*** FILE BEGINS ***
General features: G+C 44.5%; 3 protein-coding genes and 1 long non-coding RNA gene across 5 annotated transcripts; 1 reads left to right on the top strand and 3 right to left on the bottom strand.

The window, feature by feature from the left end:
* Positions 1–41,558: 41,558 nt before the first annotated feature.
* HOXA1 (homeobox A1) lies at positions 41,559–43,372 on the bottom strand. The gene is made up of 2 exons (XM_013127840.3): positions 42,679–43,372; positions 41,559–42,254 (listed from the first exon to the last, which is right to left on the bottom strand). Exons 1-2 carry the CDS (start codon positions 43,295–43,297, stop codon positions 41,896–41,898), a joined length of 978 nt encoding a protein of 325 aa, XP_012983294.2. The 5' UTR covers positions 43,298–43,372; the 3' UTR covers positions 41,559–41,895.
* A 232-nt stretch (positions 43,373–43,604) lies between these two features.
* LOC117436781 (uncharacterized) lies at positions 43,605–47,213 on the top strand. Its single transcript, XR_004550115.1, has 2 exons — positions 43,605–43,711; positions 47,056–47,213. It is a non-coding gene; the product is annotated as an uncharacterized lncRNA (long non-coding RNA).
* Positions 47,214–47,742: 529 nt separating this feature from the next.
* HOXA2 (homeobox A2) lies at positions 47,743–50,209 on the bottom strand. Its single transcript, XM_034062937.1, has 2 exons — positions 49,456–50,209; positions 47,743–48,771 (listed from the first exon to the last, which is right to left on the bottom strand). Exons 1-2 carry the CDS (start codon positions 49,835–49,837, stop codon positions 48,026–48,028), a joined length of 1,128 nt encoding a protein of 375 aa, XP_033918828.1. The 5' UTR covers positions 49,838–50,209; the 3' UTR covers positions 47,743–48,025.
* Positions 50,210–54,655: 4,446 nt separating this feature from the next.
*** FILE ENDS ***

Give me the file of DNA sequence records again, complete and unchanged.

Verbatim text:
General features: G+C 44.5%; 3 protein-coding genes and 1 long non-coding RNA gene across 5 annotated transcripts; 1 reads left to right on the top strand and 3 right to left on the bottom strand.

The window, feature by feature from the left end:
* Positions 1–41,558: 41,558 nt before the first annotated feature.
* HOXA1 (homeobox A1) lies at positions 41,559–43,372 on the bottom strand. The gene is made up of 2 exons (XM_013127840.3): positions 42,679–43,372; positions 41,559–42,254 (listed from the first exon to the last, which is right to left on the bottom strand). Exons 1-2 carry the CDS (start codon positions 43,295–43,297, stop codon positions 41,896–41,898), a joined length of 978 nt encoding a protein of 325 aa, XP_012983294.2. The 5' UTR covers positions 43,298–43,372; the 3' UTR covers positions 41,559–41,895.
* A 232-nt stretch (positions 43,373–43,604) lies between these two features.
* LOC117436781 (uncharacterized) lies at positions 43,605–47,213 on the top strand. Its single transcript, XR_004550115.1, has 2 exons — positions 43,605–43,711; positions 47,056–47,213. It is a non-coding gene; the product is annotated as an uncharacterized lncRNA (long non-coding RNA).
* Positions 47,214–47,742: 529 nt separating this feature from the next.
* HOXA2 (homeobox A2) lies at positions 47,743–50,209 on the bottom strand. Its single transcript, XM_034062937.1, has 2 exons — positions 49,456–50,209; positions 47,743–48,771 (listed from the first exon to the last, which is right to left on the bottom strand). Exons 1-2 carry the CDS (start codon positions 49,835–49,837, stop codon positions 48,026–48,028), a joined length of 1,128 nt encoding a protein of 375 aa, XP_033918828.1. The 5' UTR covers positions 49,838–50,209; the 3' UTR covers positions 47,743–48,025.
* Positions 50,210–54,655: 4,446 nt separating this feature from the next.